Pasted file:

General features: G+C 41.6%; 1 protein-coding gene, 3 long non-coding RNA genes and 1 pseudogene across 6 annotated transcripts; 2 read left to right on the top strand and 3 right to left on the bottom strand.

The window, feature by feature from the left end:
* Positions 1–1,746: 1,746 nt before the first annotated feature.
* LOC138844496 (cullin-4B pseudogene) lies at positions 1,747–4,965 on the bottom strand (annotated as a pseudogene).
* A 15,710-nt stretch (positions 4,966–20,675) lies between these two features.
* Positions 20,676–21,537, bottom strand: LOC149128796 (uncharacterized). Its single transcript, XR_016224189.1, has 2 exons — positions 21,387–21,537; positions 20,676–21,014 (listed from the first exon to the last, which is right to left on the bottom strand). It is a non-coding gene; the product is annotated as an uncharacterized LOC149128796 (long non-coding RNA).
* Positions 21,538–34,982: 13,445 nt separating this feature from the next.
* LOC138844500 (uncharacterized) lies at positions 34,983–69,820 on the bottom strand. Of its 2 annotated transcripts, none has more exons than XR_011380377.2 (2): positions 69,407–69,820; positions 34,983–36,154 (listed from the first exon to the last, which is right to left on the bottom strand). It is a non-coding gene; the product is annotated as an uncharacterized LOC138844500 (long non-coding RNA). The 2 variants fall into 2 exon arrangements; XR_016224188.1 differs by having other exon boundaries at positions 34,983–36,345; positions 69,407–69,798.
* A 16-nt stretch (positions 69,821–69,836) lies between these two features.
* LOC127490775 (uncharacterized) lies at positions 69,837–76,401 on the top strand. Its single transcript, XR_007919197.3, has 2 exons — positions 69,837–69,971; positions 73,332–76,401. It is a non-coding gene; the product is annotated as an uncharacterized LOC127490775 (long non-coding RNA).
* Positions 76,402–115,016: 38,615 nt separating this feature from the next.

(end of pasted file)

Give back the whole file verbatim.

General features: G+C 41.6%; 1 protein-coding gene, 3 long non-coding RNA genes and 1 pseudogene across 6 annotated transcripts; 2 read left to right on the top strand and 3 right to left on the bottom strand.

The window, feature by feature from the left end:
* Positions 1–1,746: 1,746 nt before the first annotated feature.
* LOC138844496 (cullin-4B pseudogene) lies at positions 1,747–4,965 on the bottom strand (annotated as a pseudogene).
* A 15,710-nt stretch (positions 4,966–20,675) lies between these two features.
* Positions 20,676–21,537, bottom strand: LOC149128796 (uncharacterized). Its single transcript, XR_016224189.1, has 2 exons — positions 21,387–21,537; positions 20,676–21,014 (listed from the first exon to the last, which is right to left on the bottom strand). It is a non-coding gene; the product is annotated as an uncharacterized LOC149128796 (long non-coding RNA).
* Positions 21,538–34,982: 13,445 nt separating this feature from the next.
* LOC138844500 (uncharacterized) lies at positions 34,983–69,820 on the bottom strand. Of its 2 annotated transcripts, none has more exons than XR_011380377.2 (2): positions 69,407–69,820; positions 34,983–36,154 (listed from the first exon to the last, which is right to left on the bottom strand). It is a non-coding gene; the product is annotated as an uncharacterized LOC138844500 (long non-coding RNA). The 2 variants fall into 2 exon arrangements; XR_016224188.1 differs by having other exon boundaries at positions 34,983–36,345; positions 69,407–69,798.
* A 16-nt stretch (positions 69,821–69,836) lies between these two features.
* LOC127490775 (uncharacterized) lies at positions 69,837–76,401 on the top strand. Its single transcript, XR_007919197.3, has 2 exons — positions 69,837–69,971; positions 73,332–76,401. It is a non-coding gene; the product is annotated as an uncharacterized LOC127490775 (long non-coding RNA).
* Positions 76,402–115,016: 38,615 nt separating this feature from the next.